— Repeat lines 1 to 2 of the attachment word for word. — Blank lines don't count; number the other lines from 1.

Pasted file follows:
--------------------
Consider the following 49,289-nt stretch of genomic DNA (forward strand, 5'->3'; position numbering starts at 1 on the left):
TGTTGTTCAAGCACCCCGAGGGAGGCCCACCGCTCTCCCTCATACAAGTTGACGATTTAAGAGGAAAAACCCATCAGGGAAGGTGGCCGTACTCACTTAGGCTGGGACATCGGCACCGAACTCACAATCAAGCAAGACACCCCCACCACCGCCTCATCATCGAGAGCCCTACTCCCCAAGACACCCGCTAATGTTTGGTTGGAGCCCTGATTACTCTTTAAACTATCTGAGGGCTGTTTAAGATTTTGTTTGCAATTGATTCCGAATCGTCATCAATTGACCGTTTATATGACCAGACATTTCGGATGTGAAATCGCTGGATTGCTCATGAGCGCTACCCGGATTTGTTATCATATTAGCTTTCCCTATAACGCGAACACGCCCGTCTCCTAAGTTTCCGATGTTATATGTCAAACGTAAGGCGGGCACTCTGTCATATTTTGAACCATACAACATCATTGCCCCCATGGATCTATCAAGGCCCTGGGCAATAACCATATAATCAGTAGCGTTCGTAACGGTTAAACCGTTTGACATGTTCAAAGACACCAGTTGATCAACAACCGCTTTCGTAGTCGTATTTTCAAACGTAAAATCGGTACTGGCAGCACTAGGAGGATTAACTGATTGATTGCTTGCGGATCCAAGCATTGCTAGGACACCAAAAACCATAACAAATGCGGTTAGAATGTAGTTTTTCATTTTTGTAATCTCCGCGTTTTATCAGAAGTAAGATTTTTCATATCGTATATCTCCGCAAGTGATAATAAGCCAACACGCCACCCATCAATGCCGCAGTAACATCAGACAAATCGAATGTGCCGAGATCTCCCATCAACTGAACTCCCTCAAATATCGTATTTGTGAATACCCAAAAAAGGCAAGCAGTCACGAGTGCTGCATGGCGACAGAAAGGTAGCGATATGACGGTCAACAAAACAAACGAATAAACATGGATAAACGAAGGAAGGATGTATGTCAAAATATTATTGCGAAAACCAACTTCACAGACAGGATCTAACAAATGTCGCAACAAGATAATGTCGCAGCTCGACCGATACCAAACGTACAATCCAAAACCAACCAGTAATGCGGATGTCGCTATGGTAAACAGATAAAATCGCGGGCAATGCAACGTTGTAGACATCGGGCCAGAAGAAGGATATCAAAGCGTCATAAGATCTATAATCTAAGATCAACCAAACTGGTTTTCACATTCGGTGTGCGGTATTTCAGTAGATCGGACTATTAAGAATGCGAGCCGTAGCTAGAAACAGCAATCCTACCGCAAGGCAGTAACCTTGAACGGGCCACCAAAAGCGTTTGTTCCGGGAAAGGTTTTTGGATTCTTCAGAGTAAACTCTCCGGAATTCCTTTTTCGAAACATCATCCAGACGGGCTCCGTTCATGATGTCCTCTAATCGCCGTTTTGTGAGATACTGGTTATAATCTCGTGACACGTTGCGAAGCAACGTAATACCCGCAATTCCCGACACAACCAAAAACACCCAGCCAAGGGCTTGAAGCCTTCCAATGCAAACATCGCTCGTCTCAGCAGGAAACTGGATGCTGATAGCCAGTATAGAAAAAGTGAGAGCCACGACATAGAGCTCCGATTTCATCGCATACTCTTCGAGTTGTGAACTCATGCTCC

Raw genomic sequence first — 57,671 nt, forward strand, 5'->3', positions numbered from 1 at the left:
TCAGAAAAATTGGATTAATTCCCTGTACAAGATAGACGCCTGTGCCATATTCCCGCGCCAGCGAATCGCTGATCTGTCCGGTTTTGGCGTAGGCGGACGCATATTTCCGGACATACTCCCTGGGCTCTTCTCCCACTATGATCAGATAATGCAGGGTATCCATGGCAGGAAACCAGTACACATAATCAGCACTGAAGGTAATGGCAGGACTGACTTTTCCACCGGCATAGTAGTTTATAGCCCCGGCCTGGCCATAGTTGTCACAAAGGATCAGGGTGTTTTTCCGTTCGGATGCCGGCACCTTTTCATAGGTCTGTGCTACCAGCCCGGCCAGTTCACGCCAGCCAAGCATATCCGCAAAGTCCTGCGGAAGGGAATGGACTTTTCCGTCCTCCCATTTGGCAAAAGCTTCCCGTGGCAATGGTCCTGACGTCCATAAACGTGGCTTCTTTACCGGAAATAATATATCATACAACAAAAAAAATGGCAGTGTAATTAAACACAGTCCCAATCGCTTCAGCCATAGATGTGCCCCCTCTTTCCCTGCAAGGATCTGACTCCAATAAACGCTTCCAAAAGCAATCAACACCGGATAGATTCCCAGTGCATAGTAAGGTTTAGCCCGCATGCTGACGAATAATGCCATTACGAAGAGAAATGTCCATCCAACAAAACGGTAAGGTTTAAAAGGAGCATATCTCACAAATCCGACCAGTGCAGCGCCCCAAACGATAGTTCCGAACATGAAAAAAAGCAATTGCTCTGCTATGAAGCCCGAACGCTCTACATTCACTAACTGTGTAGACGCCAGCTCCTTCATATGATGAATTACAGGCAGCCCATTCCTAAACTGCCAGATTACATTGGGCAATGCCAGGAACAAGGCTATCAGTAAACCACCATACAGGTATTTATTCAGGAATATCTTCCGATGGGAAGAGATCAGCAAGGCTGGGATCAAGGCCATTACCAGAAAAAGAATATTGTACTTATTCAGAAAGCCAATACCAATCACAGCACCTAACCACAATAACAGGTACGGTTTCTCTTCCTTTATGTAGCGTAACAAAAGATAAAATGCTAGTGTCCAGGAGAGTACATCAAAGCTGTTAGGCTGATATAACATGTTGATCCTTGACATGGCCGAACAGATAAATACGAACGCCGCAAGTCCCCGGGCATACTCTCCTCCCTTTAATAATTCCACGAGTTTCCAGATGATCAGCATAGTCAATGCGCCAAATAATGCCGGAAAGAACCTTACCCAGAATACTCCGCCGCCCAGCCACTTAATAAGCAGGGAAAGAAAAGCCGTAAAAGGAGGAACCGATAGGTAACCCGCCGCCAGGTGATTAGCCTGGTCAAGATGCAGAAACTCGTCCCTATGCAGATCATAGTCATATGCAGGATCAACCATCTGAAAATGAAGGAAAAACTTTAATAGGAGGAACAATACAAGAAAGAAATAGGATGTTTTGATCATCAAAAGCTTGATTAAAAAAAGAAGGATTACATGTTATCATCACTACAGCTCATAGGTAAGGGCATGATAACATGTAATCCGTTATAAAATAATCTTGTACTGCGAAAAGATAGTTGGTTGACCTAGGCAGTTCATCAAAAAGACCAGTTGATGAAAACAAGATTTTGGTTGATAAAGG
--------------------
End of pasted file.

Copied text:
Consider the following 49,289-nt stretch of genomic DNA (forward strand, 5'->3'; position numbering starts at 1 on the left):
TGTTGTTCAAGCACCCCGAGGGAGGCCCACCGCTCTCCCTCATACAAGTTGACGATTTAAGAGGAAAAACCCATCAGGGAAGGTGGCCGTACTCACTTAGGCTGGGACATCGGCACCGAACTCACAATCAAGCAAGACACCCCCACCACCGCCTCATCATCGAGAGCCCTACTCCCCAAGACACCCGCTAATGTTTGGTTGGAGCCCTGATTACTCTTTAAACTATCTGAGGGCTGTTTAAGATTTTGTTTGCAATTGATTCCGAATCGTCATCAATTGACCGTTTATATGACCAGACATTTCGGATGTGAAATCGCTGGATTGCTCATGAGCGCTACCCGGATTTGTTATCATATTAGCTTTCCCTATAACGCGAACACGCCCGTCTCCTAAGTTTCCGATGTTATATGTCAAACGTAAGGCGGGCACTCTGTCATATTTTGAACCATACAACATCATTGCCCCCATGGATCTATCAAGGCCCTGGGCAATAACCATATAATCAGTAGCGTTCGTAACGGTTAAACCGTTTGACATGTTCAAAGACACCAGTTGATCAACAACCGCTTTCGTAGTCGTATTTTCAAACGTAAAATCGGTACTGGCAGCACTAGGAGGATTAACTGATTGATTGCTTGCGGATCCAAGCATTGCTAGGACACCAAAAACCATAACAAATGCGGTTAGAATGTAGTTTTTCATTTTTGTAATCTCCGCGTTTTATCAGAAGTAAGATTTTTCATATCGTATATCTCCGCAAGTGATAATAAGCCAACACGCCACCCATCAATGCCGCAGTAACATCAGACAAATCGAATGTGCCGAGATCTCCCATCAACTGAACTCCCTCAAATATCGTATTTGTGAATACCCAAAAAAGGCAAGCAGTCACGAGTGCTGCATGGCGACAGAAAGGTAGCGATATGACGGTCAACAAAACAAACGAATAAACATGGATAAACGAAGGAAGGATGTATGTCAAAATATTATTGCGAAAACCAACTTCACAGACAGGATCTAACAAATGTCGCAACAAGATAATGTCGCAGCTCGACCGATACCAAACGTACAATCCAAAACCAACCAGTAATGCGGATGTCGCTATGGTAAACAGATAAAATCGCGGGCAATGCAACGTTGTAGACATCGGGCCAGAAGAAGGATATCAAAGCGTCATAAGATCTATAATCTAAGATCAACCAAACTGGTTTTCACATTCGGTGTGCGGTATTTCAGTAGATCGGACTATTAAGAATGCGAGCCGTAGCTAGAAACAGCAATCCTACCGCAAGGCAGTAACCTTGAACGGGCCACCAAAAGCGTTTGTTCCGGGAAAGGTTTTTGGATTCTTCAGAGTAAACTCTCCGGAATTCCTTTTTCGAAACATCATCCAGACGGGCTCCGTTCATGATGTCCTCTAATCGCCGTTTTGTGAGATACTGGTTATAATCTCGTGACACGTTGCGAAGCAACGTAATACCCGCAATTCCCGACACAACCAAAAACACCCAGCCAAGGGCTTGAAGCCTTCCAATGCAAACATCGCTCGTCTCAGCAGGAAACTGGATGCTGATAGCCAGTATAGAAAAAGTGAGAGCCACGACATAGAGCTCCGATTTCATCGCATACTCTTCGAGTTGTGAACTCATGCTCC